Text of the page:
40. 40. What’s New in Down SyndromeAl-Bagdady M, Stewart RE, Watts P, Murphy PJ, Woodhouse JM. Bifocalsand Downs syndrome: correction or treatment? Ophthalmic PhysiolOpt. 2009 Jul;29(4):416-21. Epub 2009 May 11. Accommodation is reduced in approximately 75% of children with Downs syndrome (DS). Bifocals have been shown to be beneficial and they are currently prescribed regularly.. … Bifocals are an effective correction for the reduced accommodation in children with DS and also act to improve accommodation with a success rate of 65%. ….
  41. 41. What’s New in Down SyndromeHaugen OH, Hovding G, Eide GE. Biometric measurements of the eyes in teenagers andyoung adults with Down syndrome.Acta Ophthalmol Scand. 2001 Dec;79(6):616-25.Thinning of the corneal stroma mayaccount for the steeper cornea and thehigh frequency of astigmatism in Downsyndrome due to lower corneal rigidity.It may also be of etiological importanceto the increased incidence ofkeratoconus in Down syndrome.
  42. 42. Haugen OH, Hovding G, Lundstrom I.Refractive development in childrenwith Downs syndrome: a population based, longitudinal study. Br J Ophthalmol.2001 Jun;85(6):714-9.….Accommodation weakness may be ofaetiological importance to the highfrequency of refractive errorsencountered in patients with Downssyndrome.
  43. 43. Stewart RE, Woodhouse JM, Cregg M, Pakeman VH. Associationbetween accommodative accuracy, hypermetropia, and strabismusin children with Downs syndrome Optom Vis Sci. 2007Feb;84(2):149-55.….This study demonstrates the markedassociation between under-accommodation, hypermetropia, andstrabismus in children with Downssyndrome. ….
  44. 44. Haugen OH, Hovding G.Strabismus and binocular function in children withDown syndrome. A population-based, longitudinal study.Acta OphthalmolScand. 2001 Apr;79(2):133-9.…The majority of the Down syndromechildren with strabismus have anacquired esotropia and hence apotential for binocularity.Hypermetropia and accommodationweakness are probably importantfactors in esotropia …….
  45. 45. Stewart RE, Woodhouse MJ, Trojanowska LD. In focus:the use of bifocal spectacles with children with Downssyndrome.Ophthalmic Physiol Opt. 2005 Nov;25(6):514-22 …….Based on the results of this study, eye examinations of children with Downs syndrome should routinely include a measure of accommodation at near, and bifocal spectacles should be considered for those who show under- accommodation.
  46. 46. Fragile X Syndrome• What is it?• What is it’s etiology?• What is it’s prevalence/incidence?• What are it’s physical/visual characteristics?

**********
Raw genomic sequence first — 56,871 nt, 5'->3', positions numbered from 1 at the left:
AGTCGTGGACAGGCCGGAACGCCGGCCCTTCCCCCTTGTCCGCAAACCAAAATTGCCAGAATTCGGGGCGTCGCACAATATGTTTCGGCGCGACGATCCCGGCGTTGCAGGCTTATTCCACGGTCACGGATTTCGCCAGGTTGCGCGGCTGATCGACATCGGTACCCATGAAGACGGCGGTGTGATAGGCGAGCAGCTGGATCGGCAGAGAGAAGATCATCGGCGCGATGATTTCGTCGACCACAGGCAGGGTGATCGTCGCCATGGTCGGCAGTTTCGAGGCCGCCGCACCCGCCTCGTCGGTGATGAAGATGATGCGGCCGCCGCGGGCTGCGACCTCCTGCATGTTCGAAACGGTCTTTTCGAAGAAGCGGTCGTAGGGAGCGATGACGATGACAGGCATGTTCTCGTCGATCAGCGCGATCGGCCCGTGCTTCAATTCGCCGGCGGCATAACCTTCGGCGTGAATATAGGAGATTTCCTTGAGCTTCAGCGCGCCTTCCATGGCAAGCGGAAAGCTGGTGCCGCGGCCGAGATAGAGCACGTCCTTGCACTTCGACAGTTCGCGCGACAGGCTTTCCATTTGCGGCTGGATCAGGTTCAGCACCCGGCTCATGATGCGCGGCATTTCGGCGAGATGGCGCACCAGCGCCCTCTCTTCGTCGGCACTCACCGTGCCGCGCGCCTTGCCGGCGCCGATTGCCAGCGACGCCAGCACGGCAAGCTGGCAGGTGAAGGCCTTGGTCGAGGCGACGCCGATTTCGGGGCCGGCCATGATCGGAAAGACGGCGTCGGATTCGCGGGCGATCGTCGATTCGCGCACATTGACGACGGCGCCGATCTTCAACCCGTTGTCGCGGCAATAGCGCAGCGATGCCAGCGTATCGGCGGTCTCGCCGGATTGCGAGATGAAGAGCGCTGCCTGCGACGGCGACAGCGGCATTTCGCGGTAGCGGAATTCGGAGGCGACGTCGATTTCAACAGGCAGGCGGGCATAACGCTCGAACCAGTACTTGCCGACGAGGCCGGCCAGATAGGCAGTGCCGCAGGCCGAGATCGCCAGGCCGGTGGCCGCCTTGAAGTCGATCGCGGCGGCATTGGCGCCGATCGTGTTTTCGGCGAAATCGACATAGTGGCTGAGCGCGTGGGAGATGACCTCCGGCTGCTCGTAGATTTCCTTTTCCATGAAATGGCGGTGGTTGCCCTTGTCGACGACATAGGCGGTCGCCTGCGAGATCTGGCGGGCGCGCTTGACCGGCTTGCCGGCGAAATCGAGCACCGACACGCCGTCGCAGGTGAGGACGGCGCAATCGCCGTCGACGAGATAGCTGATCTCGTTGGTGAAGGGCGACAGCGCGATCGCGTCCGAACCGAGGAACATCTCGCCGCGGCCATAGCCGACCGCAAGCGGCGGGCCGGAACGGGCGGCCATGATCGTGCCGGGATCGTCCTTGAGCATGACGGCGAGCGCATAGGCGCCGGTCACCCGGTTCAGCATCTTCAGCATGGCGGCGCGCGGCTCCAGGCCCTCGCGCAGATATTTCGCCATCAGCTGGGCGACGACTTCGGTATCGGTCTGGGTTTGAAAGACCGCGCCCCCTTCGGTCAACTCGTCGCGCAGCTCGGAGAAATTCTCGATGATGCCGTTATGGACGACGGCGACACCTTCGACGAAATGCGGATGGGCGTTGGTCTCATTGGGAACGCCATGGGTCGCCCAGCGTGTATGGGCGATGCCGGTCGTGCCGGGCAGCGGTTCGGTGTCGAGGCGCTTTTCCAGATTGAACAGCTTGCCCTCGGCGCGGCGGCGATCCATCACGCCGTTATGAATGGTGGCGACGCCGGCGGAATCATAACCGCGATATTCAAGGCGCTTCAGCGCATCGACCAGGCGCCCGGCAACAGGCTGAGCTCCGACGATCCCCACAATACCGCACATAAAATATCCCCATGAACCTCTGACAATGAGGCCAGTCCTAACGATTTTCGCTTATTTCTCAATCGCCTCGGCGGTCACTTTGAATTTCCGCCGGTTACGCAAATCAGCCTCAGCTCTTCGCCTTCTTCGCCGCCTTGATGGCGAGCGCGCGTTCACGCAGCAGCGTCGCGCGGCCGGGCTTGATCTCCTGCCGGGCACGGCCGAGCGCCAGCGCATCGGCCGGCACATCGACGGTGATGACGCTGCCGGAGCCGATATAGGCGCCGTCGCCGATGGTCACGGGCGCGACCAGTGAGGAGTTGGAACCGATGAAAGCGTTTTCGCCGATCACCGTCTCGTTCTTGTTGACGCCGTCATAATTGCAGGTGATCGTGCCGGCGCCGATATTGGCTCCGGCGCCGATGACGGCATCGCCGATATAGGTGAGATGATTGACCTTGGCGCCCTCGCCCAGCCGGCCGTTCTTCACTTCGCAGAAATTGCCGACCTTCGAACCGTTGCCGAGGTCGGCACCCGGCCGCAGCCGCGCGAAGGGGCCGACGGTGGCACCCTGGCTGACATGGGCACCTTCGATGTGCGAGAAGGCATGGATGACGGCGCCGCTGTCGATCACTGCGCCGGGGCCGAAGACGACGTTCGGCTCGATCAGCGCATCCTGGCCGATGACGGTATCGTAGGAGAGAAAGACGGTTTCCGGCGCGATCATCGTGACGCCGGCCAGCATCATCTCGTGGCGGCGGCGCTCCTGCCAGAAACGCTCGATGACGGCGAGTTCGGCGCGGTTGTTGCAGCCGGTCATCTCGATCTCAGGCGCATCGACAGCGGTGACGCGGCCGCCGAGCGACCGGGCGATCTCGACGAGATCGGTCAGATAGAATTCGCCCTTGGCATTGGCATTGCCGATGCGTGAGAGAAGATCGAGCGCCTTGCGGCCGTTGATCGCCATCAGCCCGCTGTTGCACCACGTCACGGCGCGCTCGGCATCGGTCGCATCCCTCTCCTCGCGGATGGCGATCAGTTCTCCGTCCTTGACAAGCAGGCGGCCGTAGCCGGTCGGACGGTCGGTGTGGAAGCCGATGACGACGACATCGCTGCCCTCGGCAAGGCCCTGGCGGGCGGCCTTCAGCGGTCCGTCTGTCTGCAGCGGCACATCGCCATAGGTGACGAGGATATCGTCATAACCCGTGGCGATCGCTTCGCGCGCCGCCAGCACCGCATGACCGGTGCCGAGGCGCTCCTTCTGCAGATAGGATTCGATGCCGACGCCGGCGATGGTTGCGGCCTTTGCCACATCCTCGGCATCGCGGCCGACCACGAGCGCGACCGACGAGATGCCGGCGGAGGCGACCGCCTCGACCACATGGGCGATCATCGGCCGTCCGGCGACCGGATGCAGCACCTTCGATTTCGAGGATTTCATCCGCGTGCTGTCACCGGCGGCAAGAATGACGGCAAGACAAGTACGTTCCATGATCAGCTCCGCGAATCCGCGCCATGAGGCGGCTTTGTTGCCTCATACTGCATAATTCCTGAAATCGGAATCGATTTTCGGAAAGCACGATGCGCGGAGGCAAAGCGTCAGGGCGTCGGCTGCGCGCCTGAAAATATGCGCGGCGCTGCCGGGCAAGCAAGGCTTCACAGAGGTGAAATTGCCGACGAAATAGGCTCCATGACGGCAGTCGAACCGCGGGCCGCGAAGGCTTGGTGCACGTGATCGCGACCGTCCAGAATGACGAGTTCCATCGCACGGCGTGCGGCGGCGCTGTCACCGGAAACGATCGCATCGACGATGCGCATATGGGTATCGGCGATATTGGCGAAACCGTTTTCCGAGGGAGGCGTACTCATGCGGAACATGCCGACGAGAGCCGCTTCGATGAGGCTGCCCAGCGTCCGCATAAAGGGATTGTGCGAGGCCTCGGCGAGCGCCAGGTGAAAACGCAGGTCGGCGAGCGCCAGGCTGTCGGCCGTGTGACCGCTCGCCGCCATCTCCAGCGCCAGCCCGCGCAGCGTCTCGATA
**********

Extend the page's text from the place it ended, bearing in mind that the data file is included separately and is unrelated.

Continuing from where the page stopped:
47. 47. Fragile X SyndromeMost frequently encountered inherited form of mental retardation (X-linked MR)Often misdiagnosed in the past“New” syndrome that has caught the imagination of researchers around the world1st human disease shown to be caused by a repeated nucleotide sequence
  48. 48. Fragile X SyndromeX-linked MR 1:600 in affected males1/2500-4000 males 1/7000-8000 females female carriers 1/130-250 population male carrier 1/250-800 10% of undiagnosed ID in males 3% of previously undiagnosed ID in females
  49. 49. Fragile X Syndrome Characteristics• Large prominent ears• Long narrow face• Macro-orchidism (80% affected men)Other: hypotonia, seizures, recurrent otitis media
  50. 50. Fragile X Syndrome Characteristics• Large prominent ears• Long narrow face• Macro-orchidism (80% affected men)Other: hypotonia, seizures, recurrent otitis media
  51. 51. Fragile X Syndrome Characteristics• Large prominent ears• Long narrow face• Macro-orchidism (80% affected men)Other: hypotonia, seizures, recurrent otitismedia
  52. 52. Fragile X Syndrome Characteristics• First demonstrated genetic etiology of learning disability• Variable mental retardation• Math, language delay• Sensory integration problems• Attentional deficits• Psychiatric illnesses (shy)
  53. 53. Fragile X Syndrome Characteristics Gaze AvoidanceHow do you conduct an examination on an individual that won’t look at you?
  54. 54. Fragile X Syndrome DiagnosisGenetics• Triplet nucleotide repeated sequence • cytosine, guanine, guanine (CGG) • 0-50 CGG repeats normal, 50-200 premutation, > 200 full syndrome• Fragile site on X chromosome (band q27.3)
  55. 55. Fragile X Syndrome Ocular Findings• Strabismus (33-50%)• Nystagmus• Refractive error• Accommodative dysfunctions?• Oculomotor anomalies• Ocular Health?• Perceptual dysfunction
  56. 56. What’s New in Fragile X Syndrome• Hatton DD, Buckley E, Lachiewicz A, Roberts J. Ocular status of boys with fragile X syndrome: a prospective study. J AAPOS. 1998 Oct;2(5):298-302.…observe a higher prevalence of strabismus than that found in the general population (8% vs 0.5% to 1…., 17% of the sample did have significant refractive errors. In addition to evaluating the ocular motility of children with fragile X syndrome, cycloplegic refraction should also be performed to determine whether refractive problems are present.